Hannah, Ben and Sam 5.83 1

just as Matthew did to the delight of Hannah, Ben, and Sam in May 1983.

This evening we dined at Dynasty in Brockenhurst with Elizabeth, Danni and Andy. My choice was lamb shatkora, special fried rice an onion bhaji. Along with Jackie I drank Kingfisher. The others drank red wine, cobra, or coke. Service and food were excellent.

The restaurant is close to the ford which we could see was waterlogged. As we were ten minutes early, I sniffed a photo opportunity and wandered down the road.

Ford and car

This was the scene as I approached, directly into the sun.

I was a bit slow to catch two cyclists wheeling through their spray. As they passed me I cried: ‘You wouldn’t like to do that again, would you’. ‘Do it again?’ was the reply. ‘Yes’, I answered.

Cyclists at ford 1

They immediately turned tail, sped through the water,

Cyclists at ford 2

Cyclists at ford 3

and, returning quite happily, enjoyed another shower.

Cherry Blossom

Cherry blossom

Today, perhaps thinking cherry blossom had no business blooming in our front garden just six weeks before Christmas, 54 m.p.h. winds strove unsuccessfully to rip the flowers from their ultra-flexible branches.

Perhaps it was therefore serendipitous that, among the unsorted negatives from 1983 that I identified and scanned this afternoon, I should have found more of those featured in ‘A Whole Lotta Shakin’ Goin’ On’.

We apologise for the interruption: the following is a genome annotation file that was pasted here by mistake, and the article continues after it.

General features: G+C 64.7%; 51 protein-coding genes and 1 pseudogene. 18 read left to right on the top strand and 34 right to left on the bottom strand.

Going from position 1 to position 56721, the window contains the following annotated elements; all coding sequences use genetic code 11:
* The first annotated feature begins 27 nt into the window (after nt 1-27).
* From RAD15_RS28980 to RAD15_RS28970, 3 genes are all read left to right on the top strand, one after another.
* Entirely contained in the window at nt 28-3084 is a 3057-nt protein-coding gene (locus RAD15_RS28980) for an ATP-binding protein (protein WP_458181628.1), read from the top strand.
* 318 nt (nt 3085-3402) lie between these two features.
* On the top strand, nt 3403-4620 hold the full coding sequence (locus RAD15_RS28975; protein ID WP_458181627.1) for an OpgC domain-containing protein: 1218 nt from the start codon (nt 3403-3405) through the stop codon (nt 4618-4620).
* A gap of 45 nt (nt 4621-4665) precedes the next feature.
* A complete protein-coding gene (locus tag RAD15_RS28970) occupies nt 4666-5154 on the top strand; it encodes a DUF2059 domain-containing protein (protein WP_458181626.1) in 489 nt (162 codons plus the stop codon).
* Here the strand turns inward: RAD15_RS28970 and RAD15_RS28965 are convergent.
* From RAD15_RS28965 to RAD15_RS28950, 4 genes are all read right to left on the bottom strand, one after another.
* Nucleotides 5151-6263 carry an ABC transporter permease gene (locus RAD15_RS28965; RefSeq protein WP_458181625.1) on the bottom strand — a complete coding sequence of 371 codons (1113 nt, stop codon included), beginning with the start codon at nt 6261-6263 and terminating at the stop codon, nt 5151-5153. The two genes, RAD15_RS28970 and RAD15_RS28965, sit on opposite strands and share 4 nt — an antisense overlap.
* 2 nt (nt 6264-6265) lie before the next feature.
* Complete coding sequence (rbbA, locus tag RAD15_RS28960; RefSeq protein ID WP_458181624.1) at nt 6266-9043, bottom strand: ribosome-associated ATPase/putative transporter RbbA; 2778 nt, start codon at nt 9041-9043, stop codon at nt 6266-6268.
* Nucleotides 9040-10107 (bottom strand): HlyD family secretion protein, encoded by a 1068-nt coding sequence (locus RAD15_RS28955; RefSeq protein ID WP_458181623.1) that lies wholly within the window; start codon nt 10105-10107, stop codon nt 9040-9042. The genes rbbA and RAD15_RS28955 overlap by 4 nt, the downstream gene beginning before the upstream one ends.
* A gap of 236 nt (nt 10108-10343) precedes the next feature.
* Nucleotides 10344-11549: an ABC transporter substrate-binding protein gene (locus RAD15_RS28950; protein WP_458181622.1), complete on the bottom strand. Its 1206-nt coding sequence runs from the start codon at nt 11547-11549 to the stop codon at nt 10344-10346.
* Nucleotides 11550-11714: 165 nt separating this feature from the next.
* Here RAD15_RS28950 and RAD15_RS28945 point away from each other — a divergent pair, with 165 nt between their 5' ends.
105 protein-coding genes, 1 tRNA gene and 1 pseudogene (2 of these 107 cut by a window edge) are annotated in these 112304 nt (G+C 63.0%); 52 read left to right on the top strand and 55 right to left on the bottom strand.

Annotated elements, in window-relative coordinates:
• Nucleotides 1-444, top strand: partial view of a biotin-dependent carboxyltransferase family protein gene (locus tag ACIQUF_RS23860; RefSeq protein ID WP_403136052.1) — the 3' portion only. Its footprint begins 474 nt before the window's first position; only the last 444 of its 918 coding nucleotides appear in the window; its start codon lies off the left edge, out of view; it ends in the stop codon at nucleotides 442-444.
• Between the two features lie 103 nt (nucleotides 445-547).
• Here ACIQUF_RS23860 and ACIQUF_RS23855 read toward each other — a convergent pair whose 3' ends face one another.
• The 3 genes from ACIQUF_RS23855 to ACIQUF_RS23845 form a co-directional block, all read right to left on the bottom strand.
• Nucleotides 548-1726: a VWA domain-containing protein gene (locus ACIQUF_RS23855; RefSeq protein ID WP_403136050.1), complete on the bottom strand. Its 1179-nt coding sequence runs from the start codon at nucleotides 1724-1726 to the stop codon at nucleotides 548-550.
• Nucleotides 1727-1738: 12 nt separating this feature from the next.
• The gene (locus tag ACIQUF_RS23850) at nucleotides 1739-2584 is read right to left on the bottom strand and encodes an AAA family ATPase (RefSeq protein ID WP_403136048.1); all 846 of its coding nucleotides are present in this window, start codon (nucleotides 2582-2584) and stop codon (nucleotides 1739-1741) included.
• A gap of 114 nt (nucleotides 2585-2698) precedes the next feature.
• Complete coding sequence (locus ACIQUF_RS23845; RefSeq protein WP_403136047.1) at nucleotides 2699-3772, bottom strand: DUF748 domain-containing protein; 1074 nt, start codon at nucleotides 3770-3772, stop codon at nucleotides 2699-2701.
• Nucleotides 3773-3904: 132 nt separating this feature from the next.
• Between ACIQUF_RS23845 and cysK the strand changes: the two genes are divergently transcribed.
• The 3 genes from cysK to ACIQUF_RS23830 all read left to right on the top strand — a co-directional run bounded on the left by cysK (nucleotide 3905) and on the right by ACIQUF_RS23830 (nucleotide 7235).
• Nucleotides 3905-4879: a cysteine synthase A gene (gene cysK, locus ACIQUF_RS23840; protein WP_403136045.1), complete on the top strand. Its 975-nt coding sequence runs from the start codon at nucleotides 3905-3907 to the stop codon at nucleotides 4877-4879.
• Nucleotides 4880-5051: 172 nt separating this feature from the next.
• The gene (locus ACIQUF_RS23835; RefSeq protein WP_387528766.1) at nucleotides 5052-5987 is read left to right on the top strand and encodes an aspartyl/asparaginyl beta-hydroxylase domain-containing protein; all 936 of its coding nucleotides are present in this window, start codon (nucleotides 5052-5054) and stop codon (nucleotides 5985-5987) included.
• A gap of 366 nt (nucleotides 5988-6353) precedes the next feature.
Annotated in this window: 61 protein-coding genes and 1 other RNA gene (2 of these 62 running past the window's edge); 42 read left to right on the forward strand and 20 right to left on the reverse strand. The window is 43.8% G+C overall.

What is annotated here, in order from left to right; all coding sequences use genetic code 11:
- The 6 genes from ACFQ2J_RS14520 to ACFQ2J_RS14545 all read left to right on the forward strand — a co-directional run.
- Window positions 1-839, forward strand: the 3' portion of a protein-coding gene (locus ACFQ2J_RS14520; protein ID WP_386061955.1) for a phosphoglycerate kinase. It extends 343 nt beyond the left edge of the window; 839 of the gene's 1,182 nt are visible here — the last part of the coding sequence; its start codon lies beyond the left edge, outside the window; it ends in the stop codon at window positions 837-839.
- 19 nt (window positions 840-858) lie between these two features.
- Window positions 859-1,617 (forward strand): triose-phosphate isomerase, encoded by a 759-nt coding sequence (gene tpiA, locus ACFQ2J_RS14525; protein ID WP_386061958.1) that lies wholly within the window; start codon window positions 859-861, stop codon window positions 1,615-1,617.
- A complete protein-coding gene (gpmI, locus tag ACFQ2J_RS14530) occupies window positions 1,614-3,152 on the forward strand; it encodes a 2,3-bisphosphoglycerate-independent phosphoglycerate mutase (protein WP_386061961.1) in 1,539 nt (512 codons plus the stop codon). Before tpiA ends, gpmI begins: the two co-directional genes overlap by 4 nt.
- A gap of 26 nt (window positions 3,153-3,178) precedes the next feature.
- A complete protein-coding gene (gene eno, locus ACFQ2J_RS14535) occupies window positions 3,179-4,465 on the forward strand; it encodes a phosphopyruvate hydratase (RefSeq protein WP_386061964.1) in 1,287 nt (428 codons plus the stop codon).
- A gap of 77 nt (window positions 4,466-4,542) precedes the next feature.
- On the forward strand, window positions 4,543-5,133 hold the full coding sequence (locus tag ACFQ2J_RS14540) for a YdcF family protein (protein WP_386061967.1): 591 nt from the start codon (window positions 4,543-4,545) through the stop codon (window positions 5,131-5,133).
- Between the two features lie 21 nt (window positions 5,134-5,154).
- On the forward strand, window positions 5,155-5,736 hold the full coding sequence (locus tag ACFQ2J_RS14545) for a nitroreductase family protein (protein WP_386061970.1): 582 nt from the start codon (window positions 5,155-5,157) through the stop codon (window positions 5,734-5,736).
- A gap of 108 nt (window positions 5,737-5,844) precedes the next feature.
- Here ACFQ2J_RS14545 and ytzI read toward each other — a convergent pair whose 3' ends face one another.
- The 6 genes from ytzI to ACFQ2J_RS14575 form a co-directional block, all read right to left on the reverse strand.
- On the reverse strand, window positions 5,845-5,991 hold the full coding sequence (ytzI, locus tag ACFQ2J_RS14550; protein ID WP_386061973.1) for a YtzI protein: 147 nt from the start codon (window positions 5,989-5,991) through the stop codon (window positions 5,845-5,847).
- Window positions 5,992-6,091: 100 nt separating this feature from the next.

Hannah, Ben and Sam 5.83 3Hannah, Ben and Sam 4

Hannah, Ben, and Sam frolic here in May 1983.

I also discovered more of the holiday, later in the year Jessica, Sam, Louisa, Matthew, Becky and I enjoyed in North Wales.

Matthew and Sam 1983 2

Matthew and Sam 1983

A couple more of Sam planted on a cow by Matthew, are now included.

Here are some portraits of Jessica:

Jessica 1983 2Jessica 1983 3Jessica 1983 4Jessica 1983 5Derrick 1983 1

and one of me taken by her.

Smugglers Inn meals

This evening we dined at The Smugglers Inn in Milford on Sea. Jackie chose chicken supreme and Peroni beer; I enjoyed Cajun pork and Doom Bar. We had eaten a good quantity of our meals before I thought to photograph them, but you get the picture.

The Gate Of India

Cherry blossom

A very straggly flowering cherry tree in the front garden needed Jackie’s heavy pruning last year. It has responded magnificently.Mahonia 1Heuchera

Mahonia 2

A mahonia and more heucheras are blooming, whilst an earlier flowering example of the former that has been allowed to grow into a tree now bears clusters of seeds.

Late this afternoon Jackie drove us to visit our friends Barrie and Vicki who moved to Poole a few months ago. Barrie drove us around the town, pointing out the old town and various new developments, ships in the harbour, the two bridges, the old Customs House, Sunseekers boat builders, and the splendid parks that back onto their building opposite the cricket pitch. Barrie is a wealth of knowledge, not all of which I was able to retain at first hearing, but the journey itself, on a sunny evening was fascinating and enjoyable.

The Gate of India

After this we were treated to a meal at a rightly recommended restaurant, ‘The Gate of India’. The food, service, and ambience, were excellent, and it was interesting that this large establishment, even on a Wednesday evening, was full of diners.

Main courses laid out on our table were chicken buna for Jackie, chicken moglai for Vicki, chom chom chicken for Barrie, and fish naga for me. There was mushroom rice for Jackie and pilau for the rest of us. We shared onion bajis, a naan, and a parata. Jackie and I drank Kingfisher, and our hosts drank diet coke.The Gate of India meal

The empty glasses indicate, as is often the case in restaurants where the food is freshly cooked, that we had finished our first drink before the food arrived. That was not a problem. The only tardiness they showed was in presenting the bill. We all enjoyed our meals.